Water treatment with (reverse) osmosis plants

Reverse osmosis is a physical process of membrane technology for the concentration of substances dissolved in liquids, in which pressure is used to reverse the natural osmosis process.

 

The medium in which the concentration of a particular substance is to be reduced is separated by a semipermeable membrane from the medium in which the concentration is to be increased. The latter is subjected to a pressure that must be higher than the pressure created by the osmotic demand to balance the concentration. This allows the molecules of the solvent to migrate against their "natural" osmotic propagation direction. The process pushes them into the compartment where solutes are less concentrated.

Drinking water has an osmotic pressure of less than 2 bar, the applied pressure for reverse osmosis of drinking water is 3 to 30 bar, depending on the membrane used and the system configuration. For seawater desalination, a pressure of 60 to 80 bar is required, since seawater has a much higher osmotic pressure of about 30 bar than drinking water. In the Dead Sea, there is even an osmotic pressure of 350 bar. In some applications, e.g. for concentrating landfill leachate, even higher pressures are used.

The osmotic membrane, which allows only the carrier liquid (solvent) to pass through and retains the solutes (solute), must be able to withstand these high pressures. When the pressure differential more than compensates for the osmotic gradient, the solvent molecules pass through the membrane like a filter, while the "contaminant" molecules are retained. Unlike a classic membrane filter, osmosis membranes do not have continuous pores. Rather, ions and molecules migrate through the membrane by diffusing through the membrane material. The solution-diffusion model describes this process.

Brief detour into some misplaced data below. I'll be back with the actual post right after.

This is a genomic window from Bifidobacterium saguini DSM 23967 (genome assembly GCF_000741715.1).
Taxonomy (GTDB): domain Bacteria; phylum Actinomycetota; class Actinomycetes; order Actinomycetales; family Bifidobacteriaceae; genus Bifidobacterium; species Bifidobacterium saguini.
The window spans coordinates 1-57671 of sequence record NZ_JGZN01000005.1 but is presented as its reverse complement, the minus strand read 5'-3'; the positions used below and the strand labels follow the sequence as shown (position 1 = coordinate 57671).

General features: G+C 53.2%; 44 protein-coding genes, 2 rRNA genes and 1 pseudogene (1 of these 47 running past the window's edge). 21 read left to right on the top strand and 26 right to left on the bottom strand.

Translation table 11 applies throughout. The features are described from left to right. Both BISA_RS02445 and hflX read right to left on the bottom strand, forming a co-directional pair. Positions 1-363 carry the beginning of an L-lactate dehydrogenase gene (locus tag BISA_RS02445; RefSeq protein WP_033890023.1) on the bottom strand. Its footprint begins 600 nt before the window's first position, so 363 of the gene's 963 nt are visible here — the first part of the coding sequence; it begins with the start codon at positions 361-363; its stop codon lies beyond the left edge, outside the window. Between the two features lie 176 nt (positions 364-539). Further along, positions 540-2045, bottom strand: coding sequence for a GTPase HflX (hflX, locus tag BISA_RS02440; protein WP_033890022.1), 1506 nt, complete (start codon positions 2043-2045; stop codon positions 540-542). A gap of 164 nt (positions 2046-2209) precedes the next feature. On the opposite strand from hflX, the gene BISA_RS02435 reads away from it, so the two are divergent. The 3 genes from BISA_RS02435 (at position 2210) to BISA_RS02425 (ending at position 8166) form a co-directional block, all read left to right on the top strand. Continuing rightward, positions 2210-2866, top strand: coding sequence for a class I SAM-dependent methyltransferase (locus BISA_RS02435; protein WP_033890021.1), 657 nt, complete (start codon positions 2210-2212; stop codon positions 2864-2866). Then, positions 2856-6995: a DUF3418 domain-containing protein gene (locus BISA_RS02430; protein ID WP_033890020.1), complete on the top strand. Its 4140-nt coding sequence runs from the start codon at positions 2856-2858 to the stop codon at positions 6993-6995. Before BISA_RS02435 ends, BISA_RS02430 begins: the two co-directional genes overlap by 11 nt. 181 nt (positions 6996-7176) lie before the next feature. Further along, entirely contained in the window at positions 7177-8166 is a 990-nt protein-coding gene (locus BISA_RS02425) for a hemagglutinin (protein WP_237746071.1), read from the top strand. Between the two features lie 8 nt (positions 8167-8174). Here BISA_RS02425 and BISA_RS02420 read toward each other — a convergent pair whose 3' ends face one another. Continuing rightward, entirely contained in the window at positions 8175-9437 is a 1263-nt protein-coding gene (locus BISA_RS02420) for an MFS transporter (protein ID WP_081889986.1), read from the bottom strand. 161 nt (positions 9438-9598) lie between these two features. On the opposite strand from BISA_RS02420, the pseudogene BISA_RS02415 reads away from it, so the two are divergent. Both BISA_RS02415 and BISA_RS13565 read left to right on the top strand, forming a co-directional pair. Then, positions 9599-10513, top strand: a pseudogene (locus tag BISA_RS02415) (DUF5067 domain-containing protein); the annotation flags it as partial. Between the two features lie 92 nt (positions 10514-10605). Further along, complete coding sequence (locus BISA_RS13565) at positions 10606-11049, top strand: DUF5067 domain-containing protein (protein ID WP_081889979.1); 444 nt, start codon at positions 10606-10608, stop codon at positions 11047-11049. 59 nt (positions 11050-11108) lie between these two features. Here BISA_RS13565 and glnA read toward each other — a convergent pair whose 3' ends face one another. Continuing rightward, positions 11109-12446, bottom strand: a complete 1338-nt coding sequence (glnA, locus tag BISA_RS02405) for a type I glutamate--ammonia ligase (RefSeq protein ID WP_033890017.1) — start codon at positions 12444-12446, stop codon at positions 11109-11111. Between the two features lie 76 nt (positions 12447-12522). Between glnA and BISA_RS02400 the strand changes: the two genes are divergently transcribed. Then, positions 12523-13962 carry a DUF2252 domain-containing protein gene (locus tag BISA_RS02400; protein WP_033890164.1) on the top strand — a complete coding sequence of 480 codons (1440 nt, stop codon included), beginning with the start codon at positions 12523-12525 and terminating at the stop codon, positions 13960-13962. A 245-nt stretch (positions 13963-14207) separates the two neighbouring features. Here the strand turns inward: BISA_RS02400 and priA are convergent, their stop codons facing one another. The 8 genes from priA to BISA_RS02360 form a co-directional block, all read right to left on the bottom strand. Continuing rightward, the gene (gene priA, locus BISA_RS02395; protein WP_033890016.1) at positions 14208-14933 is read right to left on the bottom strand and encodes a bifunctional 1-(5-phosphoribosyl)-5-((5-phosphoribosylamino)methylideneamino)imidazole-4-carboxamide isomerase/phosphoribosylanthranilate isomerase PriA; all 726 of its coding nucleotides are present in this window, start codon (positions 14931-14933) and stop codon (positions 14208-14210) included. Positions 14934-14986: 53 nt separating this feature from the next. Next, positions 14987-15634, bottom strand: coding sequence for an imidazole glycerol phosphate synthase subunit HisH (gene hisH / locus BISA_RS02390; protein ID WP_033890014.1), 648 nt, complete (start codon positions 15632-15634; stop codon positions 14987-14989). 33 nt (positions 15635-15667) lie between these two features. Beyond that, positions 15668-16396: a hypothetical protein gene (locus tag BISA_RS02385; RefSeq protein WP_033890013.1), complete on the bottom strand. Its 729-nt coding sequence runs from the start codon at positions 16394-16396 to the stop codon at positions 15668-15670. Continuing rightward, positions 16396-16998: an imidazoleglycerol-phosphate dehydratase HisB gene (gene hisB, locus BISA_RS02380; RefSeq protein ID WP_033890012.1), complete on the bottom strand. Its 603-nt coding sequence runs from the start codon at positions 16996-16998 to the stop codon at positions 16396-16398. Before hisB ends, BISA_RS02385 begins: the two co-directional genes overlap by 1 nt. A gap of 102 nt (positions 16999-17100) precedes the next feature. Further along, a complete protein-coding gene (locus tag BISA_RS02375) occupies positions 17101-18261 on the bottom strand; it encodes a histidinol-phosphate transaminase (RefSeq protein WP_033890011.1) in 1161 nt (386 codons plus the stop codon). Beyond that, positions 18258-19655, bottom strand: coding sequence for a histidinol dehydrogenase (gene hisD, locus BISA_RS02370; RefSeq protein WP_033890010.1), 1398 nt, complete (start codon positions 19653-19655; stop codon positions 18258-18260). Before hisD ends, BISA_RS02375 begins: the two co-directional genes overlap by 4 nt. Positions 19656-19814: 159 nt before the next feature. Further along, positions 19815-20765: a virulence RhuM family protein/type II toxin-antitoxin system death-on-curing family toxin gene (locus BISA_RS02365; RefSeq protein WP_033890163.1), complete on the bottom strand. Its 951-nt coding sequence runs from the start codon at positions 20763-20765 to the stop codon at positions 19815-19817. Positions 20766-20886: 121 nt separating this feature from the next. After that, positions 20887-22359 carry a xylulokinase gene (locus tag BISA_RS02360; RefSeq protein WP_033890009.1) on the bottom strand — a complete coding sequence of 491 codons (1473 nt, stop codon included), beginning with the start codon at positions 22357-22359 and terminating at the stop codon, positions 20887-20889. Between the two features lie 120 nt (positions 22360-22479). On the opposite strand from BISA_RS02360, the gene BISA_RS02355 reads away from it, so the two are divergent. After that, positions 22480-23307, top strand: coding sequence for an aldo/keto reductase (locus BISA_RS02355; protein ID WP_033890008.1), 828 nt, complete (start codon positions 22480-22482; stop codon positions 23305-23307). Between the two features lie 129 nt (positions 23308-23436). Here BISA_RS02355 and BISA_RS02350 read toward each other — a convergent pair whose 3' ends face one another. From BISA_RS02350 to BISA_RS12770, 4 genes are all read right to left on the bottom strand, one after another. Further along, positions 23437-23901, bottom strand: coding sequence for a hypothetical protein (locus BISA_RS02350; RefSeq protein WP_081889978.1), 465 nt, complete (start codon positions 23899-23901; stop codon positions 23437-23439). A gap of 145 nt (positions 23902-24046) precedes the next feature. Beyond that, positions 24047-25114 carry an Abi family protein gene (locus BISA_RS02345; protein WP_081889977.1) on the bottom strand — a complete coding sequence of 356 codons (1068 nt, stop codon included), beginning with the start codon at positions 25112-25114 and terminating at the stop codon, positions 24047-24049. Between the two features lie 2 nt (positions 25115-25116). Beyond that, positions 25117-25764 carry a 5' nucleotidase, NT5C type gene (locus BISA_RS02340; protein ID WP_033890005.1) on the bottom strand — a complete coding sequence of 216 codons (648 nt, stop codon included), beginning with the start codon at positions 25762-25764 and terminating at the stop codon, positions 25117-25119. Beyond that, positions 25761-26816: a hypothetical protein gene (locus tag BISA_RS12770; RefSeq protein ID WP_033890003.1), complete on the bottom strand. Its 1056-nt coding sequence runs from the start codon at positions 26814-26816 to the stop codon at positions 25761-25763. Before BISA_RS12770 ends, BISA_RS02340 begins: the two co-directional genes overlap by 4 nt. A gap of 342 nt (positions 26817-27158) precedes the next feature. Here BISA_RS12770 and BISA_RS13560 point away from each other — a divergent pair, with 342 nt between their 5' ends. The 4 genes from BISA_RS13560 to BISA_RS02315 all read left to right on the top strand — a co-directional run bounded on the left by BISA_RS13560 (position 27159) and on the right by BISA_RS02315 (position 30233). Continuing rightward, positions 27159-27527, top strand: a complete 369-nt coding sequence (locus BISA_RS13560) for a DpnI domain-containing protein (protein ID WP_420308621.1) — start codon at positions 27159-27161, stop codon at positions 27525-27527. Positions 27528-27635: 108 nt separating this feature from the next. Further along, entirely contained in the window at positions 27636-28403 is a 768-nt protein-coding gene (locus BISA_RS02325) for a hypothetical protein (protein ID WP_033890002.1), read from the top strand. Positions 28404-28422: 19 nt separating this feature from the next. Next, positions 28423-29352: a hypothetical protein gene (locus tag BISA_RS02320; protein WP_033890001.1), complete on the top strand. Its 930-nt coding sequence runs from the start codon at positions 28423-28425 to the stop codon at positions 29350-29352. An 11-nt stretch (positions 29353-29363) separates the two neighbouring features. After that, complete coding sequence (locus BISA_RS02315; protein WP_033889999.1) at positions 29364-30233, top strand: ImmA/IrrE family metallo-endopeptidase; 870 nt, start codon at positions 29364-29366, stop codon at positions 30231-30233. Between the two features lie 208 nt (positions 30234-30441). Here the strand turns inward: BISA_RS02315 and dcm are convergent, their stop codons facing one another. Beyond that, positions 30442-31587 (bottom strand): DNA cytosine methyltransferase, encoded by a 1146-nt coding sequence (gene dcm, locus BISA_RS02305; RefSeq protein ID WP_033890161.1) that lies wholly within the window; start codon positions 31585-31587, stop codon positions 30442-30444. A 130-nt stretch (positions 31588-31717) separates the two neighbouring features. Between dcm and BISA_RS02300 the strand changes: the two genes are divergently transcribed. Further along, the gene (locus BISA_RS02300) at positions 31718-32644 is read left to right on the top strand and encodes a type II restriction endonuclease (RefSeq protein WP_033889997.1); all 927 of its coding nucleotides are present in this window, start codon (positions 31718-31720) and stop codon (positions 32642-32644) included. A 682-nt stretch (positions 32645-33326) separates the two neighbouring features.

The osmotic pressure increases with increasing concentration difference. When the osmotic pressure becomes equal to the applied pressure, the process comes to a halt. Osmotic equilibrium then exists. A steady outflow of the concentrate can prevent this. At the concentrate outlet, the pressure is either controlled by a pressure regulator or used by a pressure exchanger to build up the pressure required in the system inlet. Pressure exchangers are very effective in reducing the operating costs of a reverse osmosis system through energy recovery. The energy consumption per cubic meter of water is 4-9 kWh.

Osmosis plants or reverse osmosis plants are used

  • in military and aerospace applications,
  • in domestic and industrial drinking water treatment,
  • in industrial water treatment such as boiler water treatment.

Reverse osmosis can also be used to increase the concentration of dissolved substances, in which case the carrier substance is concentrated e.g. in the production of fruit juice concentrates or for the compression of must in wine production. Reverse osmosis is also used in the production of non-alcoholic beer, milk concentrates and protein powders.

 

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